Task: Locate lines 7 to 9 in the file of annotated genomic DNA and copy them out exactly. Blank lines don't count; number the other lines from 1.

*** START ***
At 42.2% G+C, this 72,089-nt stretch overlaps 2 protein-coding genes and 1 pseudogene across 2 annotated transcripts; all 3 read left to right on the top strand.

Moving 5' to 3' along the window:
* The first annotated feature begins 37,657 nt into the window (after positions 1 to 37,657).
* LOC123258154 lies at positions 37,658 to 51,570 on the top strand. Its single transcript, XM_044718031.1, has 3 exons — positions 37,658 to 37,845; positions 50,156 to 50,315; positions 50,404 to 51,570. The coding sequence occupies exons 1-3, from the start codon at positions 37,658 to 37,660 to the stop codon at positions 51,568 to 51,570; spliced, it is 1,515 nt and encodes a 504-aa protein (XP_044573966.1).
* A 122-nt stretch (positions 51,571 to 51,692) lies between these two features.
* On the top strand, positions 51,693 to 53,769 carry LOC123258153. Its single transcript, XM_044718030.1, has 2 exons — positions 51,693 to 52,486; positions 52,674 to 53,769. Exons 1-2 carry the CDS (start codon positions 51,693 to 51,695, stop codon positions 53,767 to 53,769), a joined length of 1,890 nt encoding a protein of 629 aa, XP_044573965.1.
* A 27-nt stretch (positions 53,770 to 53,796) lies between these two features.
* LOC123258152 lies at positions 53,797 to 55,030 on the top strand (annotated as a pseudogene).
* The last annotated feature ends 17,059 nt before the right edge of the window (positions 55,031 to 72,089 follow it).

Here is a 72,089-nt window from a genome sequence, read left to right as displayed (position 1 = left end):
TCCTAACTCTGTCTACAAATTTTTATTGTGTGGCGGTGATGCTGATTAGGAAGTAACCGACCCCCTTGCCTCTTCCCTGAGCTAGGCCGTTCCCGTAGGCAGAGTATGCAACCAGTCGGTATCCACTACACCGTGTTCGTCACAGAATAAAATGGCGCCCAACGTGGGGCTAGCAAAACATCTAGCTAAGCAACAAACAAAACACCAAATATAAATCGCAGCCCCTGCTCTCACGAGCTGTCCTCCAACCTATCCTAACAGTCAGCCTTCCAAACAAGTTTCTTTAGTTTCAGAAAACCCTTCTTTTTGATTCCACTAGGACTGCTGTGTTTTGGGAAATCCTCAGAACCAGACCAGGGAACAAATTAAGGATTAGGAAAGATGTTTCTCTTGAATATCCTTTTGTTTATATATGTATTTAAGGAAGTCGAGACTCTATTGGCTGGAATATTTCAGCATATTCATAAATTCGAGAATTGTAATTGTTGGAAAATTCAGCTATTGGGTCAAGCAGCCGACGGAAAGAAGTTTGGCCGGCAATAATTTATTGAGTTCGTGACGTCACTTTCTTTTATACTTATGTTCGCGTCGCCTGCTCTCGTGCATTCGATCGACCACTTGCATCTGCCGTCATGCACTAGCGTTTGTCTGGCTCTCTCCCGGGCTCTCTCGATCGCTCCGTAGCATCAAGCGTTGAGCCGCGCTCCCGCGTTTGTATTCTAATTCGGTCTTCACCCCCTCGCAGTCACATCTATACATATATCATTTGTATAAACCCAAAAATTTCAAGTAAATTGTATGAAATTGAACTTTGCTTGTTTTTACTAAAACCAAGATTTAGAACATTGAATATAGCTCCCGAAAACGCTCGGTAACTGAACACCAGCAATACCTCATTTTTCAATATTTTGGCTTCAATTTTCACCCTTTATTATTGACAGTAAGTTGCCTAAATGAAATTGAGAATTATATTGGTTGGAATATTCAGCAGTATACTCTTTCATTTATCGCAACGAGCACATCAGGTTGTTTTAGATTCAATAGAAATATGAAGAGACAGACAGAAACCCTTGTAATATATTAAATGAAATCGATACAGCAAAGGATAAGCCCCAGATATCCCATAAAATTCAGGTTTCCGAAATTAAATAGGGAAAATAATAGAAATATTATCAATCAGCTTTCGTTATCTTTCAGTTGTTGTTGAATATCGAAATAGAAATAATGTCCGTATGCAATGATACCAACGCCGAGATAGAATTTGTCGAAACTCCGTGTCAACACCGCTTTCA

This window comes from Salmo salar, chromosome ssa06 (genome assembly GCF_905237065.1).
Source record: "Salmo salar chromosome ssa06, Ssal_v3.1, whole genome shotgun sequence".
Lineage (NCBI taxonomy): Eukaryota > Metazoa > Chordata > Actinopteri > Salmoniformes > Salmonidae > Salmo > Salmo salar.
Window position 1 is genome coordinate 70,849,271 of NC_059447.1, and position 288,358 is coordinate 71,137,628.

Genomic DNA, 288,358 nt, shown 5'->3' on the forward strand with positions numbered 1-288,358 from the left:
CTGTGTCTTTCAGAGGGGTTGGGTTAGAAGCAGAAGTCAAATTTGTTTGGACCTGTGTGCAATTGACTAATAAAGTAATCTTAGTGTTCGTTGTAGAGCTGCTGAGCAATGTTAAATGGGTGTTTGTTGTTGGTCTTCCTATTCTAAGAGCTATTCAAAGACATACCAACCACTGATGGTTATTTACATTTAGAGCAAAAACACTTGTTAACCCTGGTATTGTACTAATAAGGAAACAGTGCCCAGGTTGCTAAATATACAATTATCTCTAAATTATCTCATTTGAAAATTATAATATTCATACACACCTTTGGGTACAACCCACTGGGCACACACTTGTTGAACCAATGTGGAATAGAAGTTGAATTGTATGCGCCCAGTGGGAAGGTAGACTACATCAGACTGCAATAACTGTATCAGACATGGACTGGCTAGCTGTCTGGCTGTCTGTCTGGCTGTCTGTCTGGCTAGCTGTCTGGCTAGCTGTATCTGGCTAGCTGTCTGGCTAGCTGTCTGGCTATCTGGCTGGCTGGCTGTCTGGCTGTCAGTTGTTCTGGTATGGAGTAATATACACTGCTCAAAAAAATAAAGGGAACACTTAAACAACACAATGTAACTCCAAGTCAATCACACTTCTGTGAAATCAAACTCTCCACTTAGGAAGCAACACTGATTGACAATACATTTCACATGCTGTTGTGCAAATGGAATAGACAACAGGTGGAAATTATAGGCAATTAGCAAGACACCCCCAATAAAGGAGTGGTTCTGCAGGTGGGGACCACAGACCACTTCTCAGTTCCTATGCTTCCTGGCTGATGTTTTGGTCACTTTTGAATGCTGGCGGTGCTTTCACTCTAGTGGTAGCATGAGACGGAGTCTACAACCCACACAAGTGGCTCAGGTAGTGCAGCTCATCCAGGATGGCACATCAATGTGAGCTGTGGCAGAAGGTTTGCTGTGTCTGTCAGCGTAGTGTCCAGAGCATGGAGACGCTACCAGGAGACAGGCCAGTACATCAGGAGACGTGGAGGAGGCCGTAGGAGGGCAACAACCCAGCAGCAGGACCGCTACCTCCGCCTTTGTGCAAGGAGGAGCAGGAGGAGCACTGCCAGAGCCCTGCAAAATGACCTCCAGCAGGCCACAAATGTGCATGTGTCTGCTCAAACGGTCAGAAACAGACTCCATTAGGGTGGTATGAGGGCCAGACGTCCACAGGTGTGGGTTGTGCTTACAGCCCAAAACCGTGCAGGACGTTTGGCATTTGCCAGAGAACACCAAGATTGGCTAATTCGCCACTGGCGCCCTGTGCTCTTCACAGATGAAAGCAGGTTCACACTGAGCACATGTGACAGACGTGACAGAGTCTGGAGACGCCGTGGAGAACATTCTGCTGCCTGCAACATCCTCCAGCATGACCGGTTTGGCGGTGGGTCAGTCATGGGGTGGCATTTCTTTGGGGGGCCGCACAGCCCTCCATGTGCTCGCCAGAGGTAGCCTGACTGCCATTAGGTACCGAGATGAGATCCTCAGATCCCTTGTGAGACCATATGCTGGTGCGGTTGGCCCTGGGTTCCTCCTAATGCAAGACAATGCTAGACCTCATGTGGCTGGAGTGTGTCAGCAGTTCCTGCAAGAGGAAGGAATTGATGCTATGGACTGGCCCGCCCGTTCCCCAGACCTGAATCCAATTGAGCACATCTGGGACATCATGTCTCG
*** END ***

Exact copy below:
* A 27-nt stretch (positions 53,770 to 53,796) lies between these two features.
* LOC123258152 lies at positions 53,797 to 55,030 on the top strand (annotated as a pseudogene).
* The last annotated feature ends 17,059 nt before the right edge of the window (positions 55,031 to 72,089 follow it).